The demi-urges are considered by Aquinas, Summa Theologiae, 50 Case 6 as being something of a halfway house, neither fully divine nor fully human, and, moreover, heirarchised within that structure. His argument fails to reconcile the ostensible contradiction, in that being spiritual beings they have no scope for upping their game, but not being God they have infinite scope for improvement. That then opens the door to the concept of the fallen angel, with the distinction that the doctrine of salvation is for men, whose Original Sin was second-hand/indirect, being mediated by Satan, unlike the demons, whose sin was overt rebellion. — Preceding unsigned comment added by 188.29.13.121 (talkcontribs) 09:01, 24 November 2011 (UTC)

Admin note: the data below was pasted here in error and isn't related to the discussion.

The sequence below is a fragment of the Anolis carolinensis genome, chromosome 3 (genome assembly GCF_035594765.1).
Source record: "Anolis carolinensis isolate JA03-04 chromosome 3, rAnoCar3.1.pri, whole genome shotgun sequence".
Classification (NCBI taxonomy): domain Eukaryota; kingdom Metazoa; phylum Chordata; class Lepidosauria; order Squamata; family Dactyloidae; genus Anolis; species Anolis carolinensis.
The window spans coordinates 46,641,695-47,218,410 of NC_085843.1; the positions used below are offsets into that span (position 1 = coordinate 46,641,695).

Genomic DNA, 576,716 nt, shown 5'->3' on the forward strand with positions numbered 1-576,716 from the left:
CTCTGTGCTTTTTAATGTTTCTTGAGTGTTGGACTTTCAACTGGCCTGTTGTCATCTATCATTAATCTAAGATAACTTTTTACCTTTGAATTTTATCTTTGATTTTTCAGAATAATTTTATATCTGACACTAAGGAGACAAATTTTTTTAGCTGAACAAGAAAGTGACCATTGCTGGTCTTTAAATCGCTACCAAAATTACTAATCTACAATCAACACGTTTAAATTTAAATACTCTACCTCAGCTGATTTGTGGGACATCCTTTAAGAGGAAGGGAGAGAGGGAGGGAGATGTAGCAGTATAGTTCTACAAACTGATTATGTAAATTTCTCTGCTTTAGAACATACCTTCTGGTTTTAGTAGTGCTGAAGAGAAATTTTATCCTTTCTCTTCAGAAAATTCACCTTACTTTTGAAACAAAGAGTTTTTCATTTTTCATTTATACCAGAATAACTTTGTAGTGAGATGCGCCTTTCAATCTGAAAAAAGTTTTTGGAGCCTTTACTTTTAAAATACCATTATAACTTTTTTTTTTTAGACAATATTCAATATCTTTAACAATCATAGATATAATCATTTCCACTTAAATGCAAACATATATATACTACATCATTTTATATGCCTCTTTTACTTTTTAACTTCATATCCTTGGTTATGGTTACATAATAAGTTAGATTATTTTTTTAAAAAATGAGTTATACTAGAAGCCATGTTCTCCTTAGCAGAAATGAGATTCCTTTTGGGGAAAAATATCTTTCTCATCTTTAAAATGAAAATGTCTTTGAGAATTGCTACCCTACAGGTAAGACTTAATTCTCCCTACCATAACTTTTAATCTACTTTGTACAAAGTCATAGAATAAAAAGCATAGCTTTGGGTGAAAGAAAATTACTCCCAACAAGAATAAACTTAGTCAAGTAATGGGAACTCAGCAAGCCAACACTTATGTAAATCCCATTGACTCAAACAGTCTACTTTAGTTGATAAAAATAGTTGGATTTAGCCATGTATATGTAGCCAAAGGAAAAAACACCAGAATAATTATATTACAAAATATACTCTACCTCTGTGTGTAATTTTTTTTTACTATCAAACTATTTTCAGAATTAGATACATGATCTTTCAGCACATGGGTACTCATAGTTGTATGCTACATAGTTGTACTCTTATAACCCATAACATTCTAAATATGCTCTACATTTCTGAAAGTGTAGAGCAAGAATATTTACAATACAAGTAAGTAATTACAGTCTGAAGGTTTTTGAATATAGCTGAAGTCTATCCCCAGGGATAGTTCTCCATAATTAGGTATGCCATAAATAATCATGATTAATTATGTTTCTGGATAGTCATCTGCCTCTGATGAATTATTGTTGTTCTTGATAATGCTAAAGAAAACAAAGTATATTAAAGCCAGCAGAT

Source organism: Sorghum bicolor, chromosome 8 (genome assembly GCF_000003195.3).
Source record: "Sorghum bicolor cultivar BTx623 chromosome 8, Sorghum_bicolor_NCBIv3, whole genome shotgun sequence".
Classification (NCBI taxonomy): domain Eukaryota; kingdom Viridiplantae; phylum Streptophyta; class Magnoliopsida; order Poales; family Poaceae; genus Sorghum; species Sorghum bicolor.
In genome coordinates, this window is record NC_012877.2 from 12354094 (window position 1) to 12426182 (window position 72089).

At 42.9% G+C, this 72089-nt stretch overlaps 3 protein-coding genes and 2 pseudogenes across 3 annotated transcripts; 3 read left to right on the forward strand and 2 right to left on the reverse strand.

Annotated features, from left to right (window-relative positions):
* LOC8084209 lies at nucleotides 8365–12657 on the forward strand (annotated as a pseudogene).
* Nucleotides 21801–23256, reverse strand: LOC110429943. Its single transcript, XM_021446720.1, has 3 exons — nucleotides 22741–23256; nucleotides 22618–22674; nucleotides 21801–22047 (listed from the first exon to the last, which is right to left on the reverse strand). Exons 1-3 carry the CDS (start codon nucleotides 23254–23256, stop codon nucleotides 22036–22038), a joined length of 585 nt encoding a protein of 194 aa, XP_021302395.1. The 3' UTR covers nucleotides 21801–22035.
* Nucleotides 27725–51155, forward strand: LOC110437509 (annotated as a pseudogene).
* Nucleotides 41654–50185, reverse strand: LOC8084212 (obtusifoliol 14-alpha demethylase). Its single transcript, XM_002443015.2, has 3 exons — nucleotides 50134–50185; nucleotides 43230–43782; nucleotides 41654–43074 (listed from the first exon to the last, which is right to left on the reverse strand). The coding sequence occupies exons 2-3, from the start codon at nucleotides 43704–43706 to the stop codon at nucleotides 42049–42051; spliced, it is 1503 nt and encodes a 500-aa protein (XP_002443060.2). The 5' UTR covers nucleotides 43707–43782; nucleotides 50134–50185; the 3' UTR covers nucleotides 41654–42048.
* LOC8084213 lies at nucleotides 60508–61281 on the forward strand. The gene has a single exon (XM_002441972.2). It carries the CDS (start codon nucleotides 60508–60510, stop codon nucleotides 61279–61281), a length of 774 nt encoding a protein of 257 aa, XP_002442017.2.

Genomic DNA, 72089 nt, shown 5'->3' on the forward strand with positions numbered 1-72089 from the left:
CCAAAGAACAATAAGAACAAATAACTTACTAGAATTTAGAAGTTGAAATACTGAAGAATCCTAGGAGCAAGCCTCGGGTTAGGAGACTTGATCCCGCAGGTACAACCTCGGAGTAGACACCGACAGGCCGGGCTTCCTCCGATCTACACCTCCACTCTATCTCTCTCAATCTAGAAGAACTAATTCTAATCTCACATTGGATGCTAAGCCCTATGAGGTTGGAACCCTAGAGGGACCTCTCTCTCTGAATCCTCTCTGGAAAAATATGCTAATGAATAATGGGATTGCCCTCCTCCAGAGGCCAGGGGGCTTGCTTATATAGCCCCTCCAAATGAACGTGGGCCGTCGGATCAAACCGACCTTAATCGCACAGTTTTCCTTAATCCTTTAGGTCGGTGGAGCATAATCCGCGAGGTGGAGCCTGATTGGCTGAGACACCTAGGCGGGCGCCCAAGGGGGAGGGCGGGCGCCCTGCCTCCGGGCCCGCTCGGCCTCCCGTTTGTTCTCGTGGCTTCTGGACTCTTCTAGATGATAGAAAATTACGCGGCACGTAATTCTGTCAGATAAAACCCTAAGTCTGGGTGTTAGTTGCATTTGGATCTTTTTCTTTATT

Deities are depicted in a variety of forms, but are also frequently expressed as having human form. Some faiths and traditions consider it blasphemous to imagine or depict the deity as having any concrete form. They are usually immortal, and are commonly assumed to have personalities and to possess consciousness, intellects, desires, and emotions similar to those of humans.
They have power over one or more aspects of nature and/or human fortunes. Such natural phenomena as lightning, floods, storms, other 'acts of God', and miracles are attributed to them, and they may be thought to be the authorities or controllers of various aspects of human life (such as birth or the afterlife). Some deities are asserted to be the directors of time and fate itself, to be the givers of human law and morality, to be the ultimate judges of human worth and behavior, and to be the designers and creators of the Earth or the universe."